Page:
FortinMauffette2001

Référence

Fortin, M., Mauffette, Y. (2001) Forest edge effects on the biological performance of the forest tent caterpillar (Lepidoptera: Lasiocampidae) in sugar maple stands. Ecoscience, 8(2):164-174.

Résumé

Fragmentation of forests has considerably increased the amount of edge habitats. This edge effect could have a direct influence on the dynamics of forest insects by altering the nutritional quality of foliage. In this study, we examined from 1994 to 1997 the effects of foilage from edge trees and interior trees on biological performance of the forest tent caterpillar (Malacosoma disstria Hbn.). Each year, ten mature sugar maple trees (Acer saccharum Marsh.) were selected at the forest edge and in the forest interior. Leaves were collected on branches located at 3-6 m above ground at intervals of one or two days. These leaves were immediately brought back to the laboratory for rearing of insects in Petri dishes (8 larvae/Petri dish) and for chemical analyses. Total nitrogen levels were significantly higher in leaves from edge trees as were nonsignificantly higher levels of soluble sugars and total phenolics and lower water content. Generally, performance of the forest tent caterpillar, except for larval and pupal developmental time, varied between the forest edge and the forest interior habitats. Pupal weight, egg production and pupal survivorship were greater for larvae reared on leaves from edge trees. Stepwise multiple regression analyses revealed that total nitrogen, soluble sugars and water content were closely associated with the forest tent caterpillar's performance. These results suggest that forest edge effects, in terms of leaf nutritional quality, could have important implications for forest tent caterpillar populations in sugar maple stands.

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@ARTICLE { FortinMauffette2001,
    AUTHOR = { Fortin, M. and Mauffette, Y. },
    TITLE = { Forest edge effects on the biological performance of the forest tent caterpillar (Lepidoptera: Lasiocampidae) in sugar maple stands },
    JOURNAL = { Ecoscience },
    YEAR = { 2001 },
    VOLUME = { 8 },
    PAGES = { 164-174 },
    NUMBER = { 2 },
    NOTE = { 11956860 (ISSN) Cited By (since 1996): 9 Export Date: 25 April 2007 Source: Scopus Language of Original Document: English Correspondence Address: Fortin, M.; INRS-Intitut Armand-Frappier; 531 Blvd des Prairies Laval, QUE?, Canada; email: disstria@hotmail.com References: Ashton, P.M.S., Berlyn, G.P., A comparison of leaf physiology and anatomy of Quercus (section Erythrobalanus-Fagaceae) species in different light environments (1994) American Journal of Botany, 81, pp. 589-597; Bach, C.E., Plant spatial pattern and herbivore population dynamics: Plant factors affecting the movement patterns of a tropical cucurbit specialist (Acalymma innubum) (1984) Ecology, 65, pp. 175-190; Bauce, E., Lachance, D., Archambault, L., Le ro?le de la livre?e des fore?ts et de l'arpenteuse du Bruce dans le de?pe?rissement des e?rablie?res du sud du Que?bec (1990) Le De?pe?rissement Des E?rablie?res, Causes Et Solutions Possibles, pp. 39-47. , C. Camire?, W. Hendershot and D. Lachance (ed.). 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    ABSTRACT = { Fragmentation of forests has considerably increased the amount of edge habitats. This edge effect could have a direct influence on the dynamics of forest insects by altering the nutritional quality of foliage. In this study, we examined from 1994 to 1997 the effects of foilage from edge trees and interior trees on biological performance of the forest tent caterpillar (Malacosoma disstria Hbn.). Each year, ten mature sugar maple trees (Acer saccharum Marsh.) were selected at the forest edge and in the forest interior. Leaves were collected on branches located at 3-6 m above ground at intervals of one or two days. These leaves were immediately brought back to the laboratory for rearing of insects in Petri dishes (8 larvae/Petri dish) and for chemical analyses. Total nitrogen levels were significantly higher in leaves from edge trees as were nonsignificantly higher levels of soluble sugars and total phenolics and lower water content. Generally, performance of the forest tent caterpillar, except for larval and pupal developmental time, varied between the forest edge and the forest interior habitats. Pupal weight, egg production and pupal survivorship were greater for larvae reared on leaves from edge trees. Stepwise multiple regression analyses revealed that total nitrogen, soluble sugars and water content were closely associated with the forest tent caterpillar's performance. These results suggest that forest edge effects, in terms of leaf nutritional quality, could have important implications for forest tent caterpillar populations in sugar maple stands. },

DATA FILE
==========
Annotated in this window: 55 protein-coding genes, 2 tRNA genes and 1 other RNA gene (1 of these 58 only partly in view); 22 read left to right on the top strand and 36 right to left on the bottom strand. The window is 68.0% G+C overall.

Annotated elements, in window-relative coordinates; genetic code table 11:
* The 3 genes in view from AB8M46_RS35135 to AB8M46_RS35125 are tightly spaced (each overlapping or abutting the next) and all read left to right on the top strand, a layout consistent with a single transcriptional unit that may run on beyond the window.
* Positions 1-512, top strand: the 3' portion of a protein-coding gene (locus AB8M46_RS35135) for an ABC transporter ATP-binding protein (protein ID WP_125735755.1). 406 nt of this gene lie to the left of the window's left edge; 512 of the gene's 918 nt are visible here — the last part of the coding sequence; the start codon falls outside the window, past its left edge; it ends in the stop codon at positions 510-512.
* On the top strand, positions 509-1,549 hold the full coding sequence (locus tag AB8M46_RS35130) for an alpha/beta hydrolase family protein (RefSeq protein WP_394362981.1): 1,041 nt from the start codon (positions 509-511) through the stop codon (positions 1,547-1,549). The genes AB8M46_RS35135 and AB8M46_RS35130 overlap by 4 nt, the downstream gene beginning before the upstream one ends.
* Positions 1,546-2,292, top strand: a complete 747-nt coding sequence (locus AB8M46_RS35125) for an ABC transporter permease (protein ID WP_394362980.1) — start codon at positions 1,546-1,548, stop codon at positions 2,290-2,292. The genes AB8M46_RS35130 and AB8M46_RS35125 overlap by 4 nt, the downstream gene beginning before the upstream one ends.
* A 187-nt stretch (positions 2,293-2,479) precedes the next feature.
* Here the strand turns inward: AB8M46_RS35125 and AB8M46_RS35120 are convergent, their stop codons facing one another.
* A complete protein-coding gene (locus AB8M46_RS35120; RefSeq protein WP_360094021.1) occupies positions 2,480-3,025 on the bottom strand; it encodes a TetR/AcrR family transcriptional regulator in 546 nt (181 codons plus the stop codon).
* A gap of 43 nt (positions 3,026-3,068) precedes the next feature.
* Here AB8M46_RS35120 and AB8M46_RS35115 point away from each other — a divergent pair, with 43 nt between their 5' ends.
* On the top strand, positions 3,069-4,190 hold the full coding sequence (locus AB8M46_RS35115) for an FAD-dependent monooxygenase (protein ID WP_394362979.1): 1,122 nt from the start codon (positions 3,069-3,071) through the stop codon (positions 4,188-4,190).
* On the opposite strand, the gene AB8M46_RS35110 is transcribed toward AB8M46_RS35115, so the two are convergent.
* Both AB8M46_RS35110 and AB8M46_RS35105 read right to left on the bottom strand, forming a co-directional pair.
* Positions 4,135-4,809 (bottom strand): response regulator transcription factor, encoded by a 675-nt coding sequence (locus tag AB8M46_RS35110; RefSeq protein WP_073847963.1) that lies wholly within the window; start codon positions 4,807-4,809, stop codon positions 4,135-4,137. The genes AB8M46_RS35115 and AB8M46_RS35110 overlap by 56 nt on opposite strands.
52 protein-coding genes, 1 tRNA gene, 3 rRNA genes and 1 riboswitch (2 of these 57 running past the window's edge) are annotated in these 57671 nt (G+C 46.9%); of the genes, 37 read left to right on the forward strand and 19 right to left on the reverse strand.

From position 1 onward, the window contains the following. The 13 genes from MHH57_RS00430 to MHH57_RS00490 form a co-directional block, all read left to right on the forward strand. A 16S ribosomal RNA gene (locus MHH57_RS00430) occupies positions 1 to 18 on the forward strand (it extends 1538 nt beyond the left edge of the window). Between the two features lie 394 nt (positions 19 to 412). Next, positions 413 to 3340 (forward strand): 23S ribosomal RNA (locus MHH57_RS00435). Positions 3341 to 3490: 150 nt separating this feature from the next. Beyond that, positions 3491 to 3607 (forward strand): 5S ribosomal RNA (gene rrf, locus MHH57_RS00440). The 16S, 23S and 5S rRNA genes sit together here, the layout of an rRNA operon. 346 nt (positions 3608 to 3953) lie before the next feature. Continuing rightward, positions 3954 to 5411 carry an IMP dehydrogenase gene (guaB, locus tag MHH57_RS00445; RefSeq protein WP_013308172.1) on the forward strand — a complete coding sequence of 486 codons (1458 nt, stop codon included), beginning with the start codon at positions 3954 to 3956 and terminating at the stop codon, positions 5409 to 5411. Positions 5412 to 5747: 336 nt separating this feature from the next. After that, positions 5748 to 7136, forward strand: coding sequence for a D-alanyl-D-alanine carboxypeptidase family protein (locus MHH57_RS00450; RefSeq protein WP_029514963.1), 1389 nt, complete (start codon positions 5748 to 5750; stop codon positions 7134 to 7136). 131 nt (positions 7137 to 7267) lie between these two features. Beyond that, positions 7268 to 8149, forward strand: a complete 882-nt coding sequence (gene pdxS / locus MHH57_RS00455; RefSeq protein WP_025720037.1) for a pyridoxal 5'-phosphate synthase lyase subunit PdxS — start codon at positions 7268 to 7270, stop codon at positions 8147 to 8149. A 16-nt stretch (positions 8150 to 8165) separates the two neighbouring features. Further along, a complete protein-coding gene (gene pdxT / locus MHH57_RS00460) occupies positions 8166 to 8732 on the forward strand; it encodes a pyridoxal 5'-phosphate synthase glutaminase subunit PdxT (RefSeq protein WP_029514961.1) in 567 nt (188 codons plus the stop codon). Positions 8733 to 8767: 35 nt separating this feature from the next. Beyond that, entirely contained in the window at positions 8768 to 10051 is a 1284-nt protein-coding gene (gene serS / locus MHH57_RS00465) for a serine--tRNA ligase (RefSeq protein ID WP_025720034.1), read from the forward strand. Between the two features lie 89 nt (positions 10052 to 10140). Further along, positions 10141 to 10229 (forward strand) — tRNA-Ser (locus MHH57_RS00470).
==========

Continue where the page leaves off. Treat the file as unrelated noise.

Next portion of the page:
KEYWORDS = { Acer saccharum Edge and interior forest Insect performance Leaf chemical traits Malacosoma disstria caterpillar chemical analysis edge effect foliage forest edge habitat fragmentation nutritional status Canada Acer saccharum Malacosoma disstria },
    OWNER = { brugerolles },
    TIMESTAMP = { 2007.12.05 },
}

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